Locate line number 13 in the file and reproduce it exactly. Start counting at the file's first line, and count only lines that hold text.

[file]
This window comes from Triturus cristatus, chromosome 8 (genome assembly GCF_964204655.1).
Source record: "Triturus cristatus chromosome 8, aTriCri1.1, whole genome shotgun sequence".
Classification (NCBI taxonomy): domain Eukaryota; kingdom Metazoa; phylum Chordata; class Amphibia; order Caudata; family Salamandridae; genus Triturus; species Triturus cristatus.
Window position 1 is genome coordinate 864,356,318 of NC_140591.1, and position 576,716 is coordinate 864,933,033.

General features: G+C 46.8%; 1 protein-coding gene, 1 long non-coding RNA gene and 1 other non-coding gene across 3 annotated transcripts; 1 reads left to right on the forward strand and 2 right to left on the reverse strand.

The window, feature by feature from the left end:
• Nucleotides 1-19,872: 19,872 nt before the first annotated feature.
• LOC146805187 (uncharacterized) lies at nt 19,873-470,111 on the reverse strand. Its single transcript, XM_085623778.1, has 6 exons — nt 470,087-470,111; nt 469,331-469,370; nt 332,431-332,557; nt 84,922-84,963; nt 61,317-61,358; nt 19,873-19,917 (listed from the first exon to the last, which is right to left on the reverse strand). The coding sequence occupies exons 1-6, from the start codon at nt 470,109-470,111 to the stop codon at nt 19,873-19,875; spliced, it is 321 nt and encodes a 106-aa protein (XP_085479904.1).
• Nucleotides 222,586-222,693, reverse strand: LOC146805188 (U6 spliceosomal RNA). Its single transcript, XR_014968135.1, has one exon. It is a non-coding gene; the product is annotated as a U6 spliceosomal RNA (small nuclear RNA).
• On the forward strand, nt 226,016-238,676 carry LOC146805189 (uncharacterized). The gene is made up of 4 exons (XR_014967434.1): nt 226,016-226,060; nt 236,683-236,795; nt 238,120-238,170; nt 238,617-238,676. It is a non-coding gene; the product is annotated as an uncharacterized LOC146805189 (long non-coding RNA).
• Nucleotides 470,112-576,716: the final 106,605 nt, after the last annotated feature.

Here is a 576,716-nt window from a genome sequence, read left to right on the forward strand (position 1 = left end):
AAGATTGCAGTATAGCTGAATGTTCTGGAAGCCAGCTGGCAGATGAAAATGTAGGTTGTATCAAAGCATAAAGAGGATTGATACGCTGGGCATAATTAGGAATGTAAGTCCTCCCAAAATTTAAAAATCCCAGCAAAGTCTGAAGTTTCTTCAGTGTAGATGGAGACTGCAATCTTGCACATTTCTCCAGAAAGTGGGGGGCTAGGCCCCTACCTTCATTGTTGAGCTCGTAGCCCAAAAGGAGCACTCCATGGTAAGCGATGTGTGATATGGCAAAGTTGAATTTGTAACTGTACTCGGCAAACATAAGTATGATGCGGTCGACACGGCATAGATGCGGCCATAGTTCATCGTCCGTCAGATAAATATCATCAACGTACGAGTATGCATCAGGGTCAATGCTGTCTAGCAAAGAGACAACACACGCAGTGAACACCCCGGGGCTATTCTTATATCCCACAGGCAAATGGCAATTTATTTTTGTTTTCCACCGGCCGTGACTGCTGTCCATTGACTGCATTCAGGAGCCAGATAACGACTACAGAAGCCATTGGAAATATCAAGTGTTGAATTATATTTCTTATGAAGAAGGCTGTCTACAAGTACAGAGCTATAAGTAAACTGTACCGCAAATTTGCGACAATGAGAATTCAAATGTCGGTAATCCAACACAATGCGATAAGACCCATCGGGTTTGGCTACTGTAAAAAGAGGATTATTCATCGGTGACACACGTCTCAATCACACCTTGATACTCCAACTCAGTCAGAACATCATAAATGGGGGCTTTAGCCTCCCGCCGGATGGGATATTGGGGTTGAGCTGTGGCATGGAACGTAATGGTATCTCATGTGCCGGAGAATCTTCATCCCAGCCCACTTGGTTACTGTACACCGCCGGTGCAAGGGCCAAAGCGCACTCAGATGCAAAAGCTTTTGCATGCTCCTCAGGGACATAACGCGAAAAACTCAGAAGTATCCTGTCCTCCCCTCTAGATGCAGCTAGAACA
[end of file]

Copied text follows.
AAGATTGCAGTATAGCTGAATGTTCTGGAAGCCAGCTGGCAGATGAAAATGTAGGTTGTATCAAAGCATAAAGAGGATTGATACGCTGGGCATAATTAGGAATGTAAGTCCTCCCAAAATTTAAAAATCCCAGCAAAGTCTGAAGTTTCTTCAGTGTAGATGGAGACTGCAATCTTGCACATTTCTCCAGAAAGTGGGGGGCTAGGCCCCTACCTTCATTGTTGAGCTCGTAGCCCAAAAGGAGCACTCCATGGTAAGCGATGTGTGATATGGCAAAGTTGAATTTGTAACTGTACTCGGCAAACATAAGTATGATGCGGTCGACACGGCATAGATGCGGCCATAGTTCATCGTCCGTCAGATAAATATCATCAACGTACGAGTATGCATCAGGGTCAATGCTGTCTAGCAAAGAGACAACACACGCAGTGAACACCCCGGGGCTATTCTTATATCCCACAGGCAAATGGCAATTTATTTTTGTTTTCCACCGGCCGTGACTGCTGTCCATTGACTGCATTCAGGAGCCAGATAACGACTACAGAAGCCATTGGAAATATCAAGTGTTGAATTATATTTCTTATGAAGAAGGCTGTCTACAAGTACAGAGCTATAAGTAAACTGTACCGCAAATTTGCGACAATGAGAATTCAAATGTCGGTAATCCAACACAATGCGATAAGACCCATCGGGTTTGGCTACTGTAAAAAGAGGATTATTCATCGGTGACACACGTCTCAATCACACCTTGATACTCCAACTCAGTCAGAACATCATAAATGGGGGCTTTAGCCTCCCGCCGGATGGGATATTGGGGTTGAGCTGTGGCATGGAACGTAATGGTATCTCATGTGCCGGAGAATCTTCATCCCAGCCCACTTGGTTACTGTACACCGCCGGTGCAAGGGCCAAAGCGCACTCAGATGCAAAAGCTTTTGCATGCTCCTCAGGGACATAACGCGAAAAACTCAGAAGTATCCTGTCCTCCCCTCTAGATGCAGCTAGAACA